Intellectual injury can arise before conception, during pregnancy, during childhood, and in adulthood. It may have a genetic predisposition. There are also epidemiological, ethnographical, psycho-social and gender issues and explanations. The 'social model' of causation of intellectual injury embraces: workplace hazards, industrial pollution, power generation, agriculture, ecological degeneration, traffic, military endeavours, home-related influences, alcohol and substance misuse, poverty-health-malnutrition, commercial abuse of power and transnational exploitation. The environmental influences may be indirect, multiple and time-latent. Often there are aspects of environmental victimisation through 'act' and 'omission'. The legal issues are complicated and include burdens of proof, unborn victims, laws that restrict rights to justice and cross-border implications.
One third of cases of clinical intellectual disability does not have any obvious aetiology. Ill-defined environmental factors' relate to this. The figure does not account for subclinical effects. For example, a general reduction of 5-10 IQ points due to lead exposure may never be detected because victims are not classed as 'mentally handicapped'. Nor does the figure reveal time-latent outcomes - the effects that our present environment may have on the brains of future generations.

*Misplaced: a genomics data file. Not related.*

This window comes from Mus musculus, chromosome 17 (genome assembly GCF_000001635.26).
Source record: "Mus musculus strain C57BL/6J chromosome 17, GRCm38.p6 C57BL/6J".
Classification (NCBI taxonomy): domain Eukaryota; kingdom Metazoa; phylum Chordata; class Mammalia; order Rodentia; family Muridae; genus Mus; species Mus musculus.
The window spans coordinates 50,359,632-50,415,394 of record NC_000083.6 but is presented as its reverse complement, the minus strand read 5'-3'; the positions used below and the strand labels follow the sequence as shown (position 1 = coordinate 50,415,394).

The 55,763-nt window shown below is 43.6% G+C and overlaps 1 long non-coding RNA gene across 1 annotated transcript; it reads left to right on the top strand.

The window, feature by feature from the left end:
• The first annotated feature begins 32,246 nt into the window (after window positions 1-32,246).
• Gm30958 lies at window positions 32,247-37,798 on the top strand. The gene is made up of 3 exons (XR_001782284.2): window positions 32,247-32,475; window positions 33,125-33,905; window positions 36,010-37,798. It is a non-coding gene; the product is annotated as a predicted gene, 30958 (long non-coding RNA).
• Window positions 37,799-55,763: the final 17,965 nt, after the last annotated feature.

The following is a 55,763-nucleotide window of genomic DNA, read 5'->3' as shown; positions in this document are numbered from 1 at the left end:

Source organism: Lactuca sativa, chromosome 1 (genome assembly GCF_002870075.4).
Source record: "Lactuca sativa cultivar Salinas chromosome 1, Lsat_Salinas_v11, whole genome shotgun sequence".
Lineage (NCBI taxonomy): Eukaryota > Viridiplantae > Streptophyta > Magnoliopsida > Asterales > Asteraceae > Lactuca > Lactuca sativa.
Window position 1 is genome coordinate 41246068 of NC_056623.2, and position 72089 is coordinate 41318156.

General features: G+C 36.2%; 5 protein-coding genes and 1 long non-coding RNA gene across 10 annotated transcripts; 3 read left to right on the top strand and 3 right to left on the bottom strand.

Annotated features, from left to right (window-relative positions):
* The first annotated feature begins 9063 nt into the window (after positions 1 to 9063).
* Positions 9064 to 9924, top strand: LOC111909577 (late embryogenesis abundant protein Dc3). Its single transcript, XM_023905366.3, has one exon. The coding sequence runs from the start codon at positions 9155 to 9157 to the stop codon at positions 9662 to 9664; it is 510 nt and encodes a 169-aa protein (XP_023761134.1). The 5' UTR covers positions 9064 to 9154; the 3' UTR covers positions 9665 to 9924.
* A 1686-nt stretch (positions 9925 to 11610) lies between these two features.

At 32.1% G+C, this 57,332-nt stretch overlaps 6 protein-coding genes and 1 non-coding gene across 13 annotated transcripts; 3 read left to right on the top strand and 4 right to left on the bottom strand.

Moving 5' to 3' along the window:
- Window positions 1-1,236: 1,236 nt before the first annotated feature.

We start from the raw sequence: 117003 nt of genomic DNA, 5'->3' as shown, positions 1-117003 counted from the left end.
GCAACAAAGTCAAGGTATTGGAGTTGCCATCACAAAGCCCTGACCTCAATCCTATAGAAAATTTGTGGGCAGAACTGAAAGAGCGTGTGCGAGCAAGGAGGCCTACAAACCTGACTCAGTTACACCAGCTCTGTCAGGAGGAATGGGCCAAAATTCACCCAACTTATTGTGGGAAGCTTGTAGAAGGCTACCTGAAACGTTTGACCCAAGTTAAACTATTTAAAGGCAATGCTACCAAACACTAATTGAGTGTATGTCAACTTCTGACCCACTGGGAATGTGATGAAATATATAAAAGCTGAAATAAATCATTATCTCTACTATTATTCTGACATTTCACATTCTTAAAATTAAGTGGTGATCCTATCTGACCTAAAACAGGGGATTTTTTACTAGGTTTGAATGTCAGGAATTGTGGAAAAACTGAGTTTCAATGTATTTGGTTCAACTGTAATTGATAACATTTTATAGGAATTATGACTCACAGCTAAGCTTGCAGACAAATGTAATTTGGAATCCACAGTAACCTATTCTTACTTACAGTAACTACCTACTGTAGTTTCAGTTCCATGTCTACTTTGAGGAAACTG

Victims are often concentrated in particular communities. Tiny Bhutan suffers a 22 percent incidence of intellectual disability due to iodine and other micro-nutrient deficiencies which relate to land degradation. Pollution from decaying industries has been blamed for doubling the numbers of children needing special education in regions of the Czech Republic. The effects of high levels of pollutants are compounded by poverty, malnutrition and bad health.